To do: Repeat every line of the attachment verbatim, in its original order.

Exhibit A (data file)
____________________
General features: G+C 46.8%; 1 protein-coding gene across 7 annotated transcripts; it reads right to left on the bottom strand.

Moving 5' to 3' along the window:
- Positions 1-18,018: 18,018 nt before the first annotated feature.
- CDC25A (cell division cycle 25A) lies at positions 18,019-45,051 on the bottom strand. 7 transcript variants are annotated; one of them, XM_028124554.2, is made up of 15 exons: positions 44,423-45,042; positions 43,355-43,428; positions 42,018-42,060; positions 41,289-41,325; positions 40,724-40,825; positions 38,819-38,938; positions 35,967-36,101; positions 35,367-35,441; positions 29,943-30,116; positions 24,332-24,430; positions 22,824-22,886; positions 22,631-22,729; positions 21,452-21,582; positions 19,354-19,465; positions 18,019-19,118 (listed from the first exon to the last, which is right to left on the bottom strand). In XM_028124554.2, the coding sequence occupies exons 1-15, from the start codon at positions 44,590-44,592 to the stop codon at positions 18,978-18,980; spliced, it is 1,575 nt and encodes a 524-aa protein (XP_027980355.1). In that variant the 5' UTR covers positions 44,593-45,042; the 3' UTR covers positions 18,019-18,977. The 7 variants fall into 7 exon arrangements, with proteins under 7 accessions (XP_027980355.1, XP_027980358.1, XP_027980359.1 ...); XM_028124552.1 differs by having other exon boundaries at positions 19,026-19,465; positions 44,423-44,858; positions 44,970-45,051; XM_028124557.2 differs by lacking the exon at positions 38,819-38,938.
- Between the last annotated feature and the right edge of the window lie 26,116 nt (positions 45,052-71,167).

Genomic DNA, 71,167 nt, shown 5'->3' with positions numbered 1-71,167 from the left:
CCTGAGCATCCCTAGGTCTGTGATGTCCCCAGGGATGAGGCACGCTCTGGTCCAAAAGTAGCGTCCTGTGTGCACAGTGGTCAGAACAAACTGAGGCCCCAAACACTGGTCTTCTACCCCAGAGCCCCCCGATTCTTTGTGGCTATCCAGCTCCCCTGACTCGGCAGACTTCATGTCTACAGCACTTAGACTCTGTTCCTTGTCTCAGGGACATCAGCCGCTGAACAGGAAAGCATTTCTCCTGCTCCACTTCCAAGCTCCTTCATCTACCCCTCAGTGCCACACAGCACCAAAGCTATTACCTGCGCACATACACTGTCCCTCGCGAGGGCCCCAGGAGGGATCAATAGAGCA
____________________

General features: G+C 46.8%; 1 protein-coding gene across 7 annotated transcripts; it reads right to left on the bottom strand.

Moving 5' to 3' along the window:
- Positions 1-18,018: 18,018 nt before the first annotated feature.
- CDC25A (cell division cycle 25A) lies at positions 18,019-45,051 on the bottom strand. 7 transcript variants are annotated; one of them, XM_028124554.2, is made up of 15 exons: positions 44,423-45,042; positions 43,355-43,428; positions 42,018-42,060; positions 41,289-41,325; positions 40,724-40,825; positions 38,819-38,938; positions 35,967-36,101; positions 35,367-35,441; positions 29,943-30,116; positions 24,332-24,430; positions 22,824-22,886; positions 22,631-22,729; positions 21,452-21,582; positions 19,354-19,465; positions 18,019-19,118 (listed from the first exon to the last, which is right to left on the bottom strand). In XM_028124554.2, the coding sequence occupies exons 1-15, from the start codon at positions 44,590-44,592 to the stop codon at positions 18,978-18,980; spliced, it is 1,575 nt and encodes a 524-aa protein (XP_027980355.1). In that variant the 5' UTR covers positions 44,593-45,042; the 3' UTR covers positions 18,019-18,977. The 7 variants fall into 7 exon arrangements, with proteins under 7 accessions (XP_027980355.1, XP_027980358.1, XP_027980359.1 ...); XM_028124552.1 differs by having other exon boundaries at positions 19,026-19,465; positions 44,423-44,858; positions 44,970-45,051; XM_028124557.2 differs by lacking the exon at positions 38,819-38,938.
- Between the last annotated feature and the right edge of the window lie 26,116 nt (positions 45,052-71,167).

Genomic DNA, 71,167 nt, shown 5'->3' with positions numbered 1-71,167 from the left:
CCTGAGCATCCCTAGGTCTGTGATGTCCCCAGGGATGAGGCACGCTCTGGTCCAAAAGTAGCGTCCTGTGTGCACAGTGGTCAGAACAAACTGAGGCCCCAAACACTGGTCTTCTACCCCAGAGCCCCCCGATTCTTTGTGGCTATCCAGCTCCCCTGACTCGGCAGACTTCATGTCTACAGCACTTAGACTCTGTTCCTTGTCTCAGGGACATCAGCCGCTGAACAGGAAAGCATTTCTCCTGCTCCACTTCCAAGCTCCTTCATCTACCCCTCAGTGCCACACAGCACCAAAGCTATTACCTGCGCACATACACTGTCCCTCGCGAGGGCCCCAGGAGGGATCAATAGAGCA